“Out note on Biafra separatists has been taken down for review; an update is expected shortly,”
British Government has pulled down a notice it published regarding its asylum policy for pro-Biafra groups like Indigenous People of Biafra (IPOB) and Movement for the Actualisation of Biafra (MASSOB).
In an email sent to Radio Now and signed by Hannah Dawson, senior communications officer-Newsdesk at the Home office, the British government said the policy is being reviewed and uploaded once it is ready.
“Out note on Biafra separatists has been taken down for review; an update is expected shortly,” the statement reads.
However, the British government did not give a time frame when the updated policy would be published on their website.
It should be noted that the UK Visas and Immigration (UKVI) had recently released new guidelines to its decision-makers on how to consider and grant asylum applications by members of Biafran secessionist groups.
IPOB formed in 2012 by Nnamdi Kanu believed to be an offshoot of MASSOB, founded in 1999 by Ralph Uwazuruike.
Both are campaigning for the secession of mainly the south-east but also several other ethnic nationalities from Nigeria.
In the earlier released ‘Country Policy and Information Note Nigeria: Biafran secessionist groups’, the UKVI, a division of the Home Office, directed its decision-makers to consider if a person “who actively and openly supports IPOB is likely to be at risk of arrest and detention, and ill-treatment which is likely to amount to persecution”.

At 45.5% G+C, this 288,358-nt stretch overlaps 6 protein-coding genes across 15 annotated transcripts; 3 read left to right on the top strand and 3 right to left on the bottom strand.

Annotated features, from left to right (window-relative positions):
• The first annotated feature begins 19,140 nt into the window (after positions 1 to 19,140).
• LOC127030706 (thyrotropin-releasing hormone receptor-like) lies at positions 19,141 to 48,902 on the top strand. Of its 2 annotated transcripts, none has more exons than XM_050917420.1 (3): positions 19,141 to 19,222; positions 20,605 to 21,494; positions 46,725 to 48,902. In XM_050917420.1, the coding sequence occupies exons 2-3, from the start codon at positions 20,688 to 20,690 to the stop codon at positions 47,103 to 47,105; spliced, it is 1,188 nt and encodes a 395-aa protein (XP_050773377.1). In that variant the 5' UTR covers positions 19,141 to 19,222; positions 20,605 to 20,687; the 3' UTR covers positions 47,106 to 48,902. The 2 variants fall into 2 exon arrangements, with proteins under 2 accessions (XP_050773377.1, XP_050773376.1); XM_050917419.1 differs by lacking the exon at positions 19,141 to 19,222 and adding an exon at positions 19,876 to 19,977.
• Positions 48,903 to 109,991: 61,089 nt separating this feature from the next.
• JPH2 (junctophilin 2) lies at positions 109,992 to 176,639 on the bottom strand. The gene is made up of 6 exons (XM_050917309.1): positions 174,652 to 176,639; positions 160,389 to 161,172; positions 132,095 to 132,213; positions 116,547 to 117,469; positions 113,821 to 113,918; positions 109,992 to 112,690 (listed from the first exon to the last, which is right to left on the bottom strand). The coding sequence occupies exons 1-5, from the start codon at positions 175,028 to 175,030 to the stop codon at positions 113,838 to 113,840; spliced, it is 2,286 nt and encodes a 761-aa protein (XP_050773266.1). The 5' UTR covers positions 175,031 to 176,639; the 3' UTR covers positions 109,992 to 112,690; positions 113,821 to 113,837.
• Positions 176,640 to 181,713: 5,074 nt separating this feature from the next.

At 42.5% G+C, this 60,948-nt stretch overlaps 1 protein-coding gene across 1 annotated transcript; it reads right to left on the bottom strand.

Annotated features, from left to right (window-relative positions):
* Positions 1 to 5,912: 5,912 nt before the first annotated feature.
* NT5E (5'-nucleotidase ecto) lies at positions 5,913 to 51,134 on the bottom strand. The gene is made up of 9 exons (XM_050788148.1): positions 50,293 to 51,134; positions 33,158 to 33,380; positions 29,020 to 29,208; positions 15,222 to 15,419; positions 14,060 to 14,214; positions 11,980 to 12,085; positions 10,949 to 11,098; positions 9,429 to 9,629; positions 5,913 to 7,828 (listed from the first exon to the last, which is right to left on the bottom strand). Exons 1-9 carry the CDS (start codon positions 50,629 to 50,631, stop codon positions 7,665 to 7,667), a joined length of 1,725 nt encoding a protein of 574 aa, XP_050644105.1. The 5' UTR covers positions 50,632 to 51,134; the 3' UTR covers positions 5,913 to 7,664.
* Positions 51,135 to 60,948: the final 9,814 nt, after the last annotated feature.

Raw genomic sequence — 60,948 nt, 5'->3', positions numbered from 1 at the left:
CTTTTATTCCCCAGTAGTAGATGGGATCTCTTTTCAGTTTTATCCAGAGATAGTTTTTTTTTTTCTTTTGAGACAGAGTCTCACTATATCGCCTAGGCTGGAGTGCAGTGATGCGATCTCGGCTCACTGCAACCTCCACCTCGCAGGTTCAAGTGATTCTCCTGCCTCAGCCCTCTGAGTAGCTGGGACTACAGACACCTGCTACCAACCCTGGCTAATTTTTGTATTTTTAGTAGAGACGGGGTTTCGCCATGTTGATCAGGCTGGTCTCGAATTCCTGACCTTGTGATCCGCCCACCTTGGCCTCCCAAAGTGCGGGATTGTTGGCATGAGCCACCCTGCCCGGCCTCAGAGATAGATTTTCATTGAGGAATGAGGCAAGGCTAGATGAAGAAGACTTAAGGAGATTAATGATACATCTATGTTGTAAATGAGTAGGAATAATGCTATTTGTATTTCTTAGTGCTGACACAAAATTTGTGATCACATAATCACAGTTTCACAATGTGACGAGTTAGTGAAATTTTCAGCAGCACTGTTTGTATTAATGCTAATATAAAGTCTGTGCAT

According to the guidelines, the decision-makers “must also consider if the [Nigerian] government’s actions are acts of prosecution, not persecution. Those fleeing prosecution or punishment for a criminal offence are not normally refugees. However, the prosecution may amount to persecution if it involves victimisation in its application by the authorities”.
An example of persecution, the UKVI said, is “if it is the vehicle or excuse for or if only certain groups are prosecuted for a particular offence and the consequences of that discrimination are sufficiently severe. The punishment which is cruel, inhuman or degrading (including punishment which is out of all proportion to the offence committed) may also amount to persecution”.
They are also to “consider each case on its facts to determine if the person is likely to be of interest to the [Nigerian] government and whether this is for the legitimate grounds of prosecution which is proportionate and non-discriminatory”.